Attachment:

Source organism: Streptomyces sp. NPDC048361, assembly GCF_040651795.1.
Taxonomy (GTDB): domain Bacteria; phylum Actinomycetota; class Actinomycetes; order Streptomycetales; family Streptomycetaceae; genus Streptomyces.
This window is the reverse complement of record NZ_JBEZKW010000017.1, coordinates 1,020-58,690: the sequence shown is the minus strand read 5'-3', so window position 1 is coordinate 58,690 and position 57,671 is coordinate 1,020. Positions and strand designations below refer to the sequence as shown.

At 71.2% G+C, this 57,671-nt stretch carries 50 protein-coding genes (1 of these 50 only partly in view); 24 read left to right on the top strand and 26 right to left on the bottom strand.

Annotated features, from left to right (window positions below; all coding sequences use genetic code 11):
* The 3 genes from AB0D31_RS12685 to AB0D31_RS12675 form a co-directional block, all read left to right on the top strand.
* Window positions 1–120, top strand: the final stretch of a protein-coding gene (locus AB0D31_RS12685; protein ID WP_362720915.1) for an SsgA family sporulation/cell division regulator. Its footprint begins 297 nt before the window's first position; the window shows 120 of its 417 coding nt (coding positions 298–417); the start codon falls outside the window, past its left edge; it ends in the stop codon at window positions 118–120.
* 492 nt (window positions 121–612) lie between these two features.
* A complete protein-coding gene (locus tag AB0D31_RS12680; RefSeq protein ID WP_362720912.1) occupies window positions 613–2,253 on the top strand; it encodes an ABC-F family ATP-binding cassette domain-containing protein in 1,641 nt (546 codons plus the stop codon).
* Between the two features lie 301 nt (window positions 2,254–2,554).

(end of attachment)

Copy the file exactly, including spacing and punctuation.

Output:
Source organism: Streptomyces sp. NPDC048361, assembly GCF_040651795.1.
Taxonomy (GTDB): domain Bacteria; phylum Actinomycetota; class Actinomycetes; order Streptomycetales; family Streptomycetaceae; genus Streptomyces.
This window is the reverse complement of record NZ_JBEZKW010000017.1, coordinates 1,020-58,690: the sequence shown is the minus strand read 5'-3', so window position 1 is coordinate 58,690 and position 57,671 is coordinate 1,020. Positions and strand designations below refer to the sequence as shown.

At 71.2% G+C, this 57,671-nt stretch carries 50 protein-coding genes (1 of these 50 only partly in view); 24 read left to right on the top strand and 26 right to left on the bottom strand.

Annotated features, from left to right (window positions below; all coding sequences use genetic code 11):
* The 3 genes from AB0D31_RS12685 to AB0D31_RS12675 form a co-directional block, all read left to right on the top strand.
* Window positions 1–120, top strand: the final stretch of a protein-coding gene (locus AB0D31_RS12685; protein ID WP_362720915.1) for an SsgA family sporulation/cell division regulator. Its footprint begins 297 nt before the window's first position; the window shows 120 of its 417 coding nt (coding positions 298–417); the start codon falls outside the window, past its left edge; it ends in the stop codon at window positions 118–120.
* 492 nt (window positions 121–612) lie between these two features.
* A complete protein-coding gene (locus tag AB0D31_RS12680; RefSeq protein ID WP_362720912.1) occupies window positions 613–2,253 on the top strand; it encodes an ABC-F family ATP-binding cassette domain-containing protein in 1,641 nt (546 codons plus the stop codon).
* Between the two features lie 301 nt (window positions 2,254–2,554).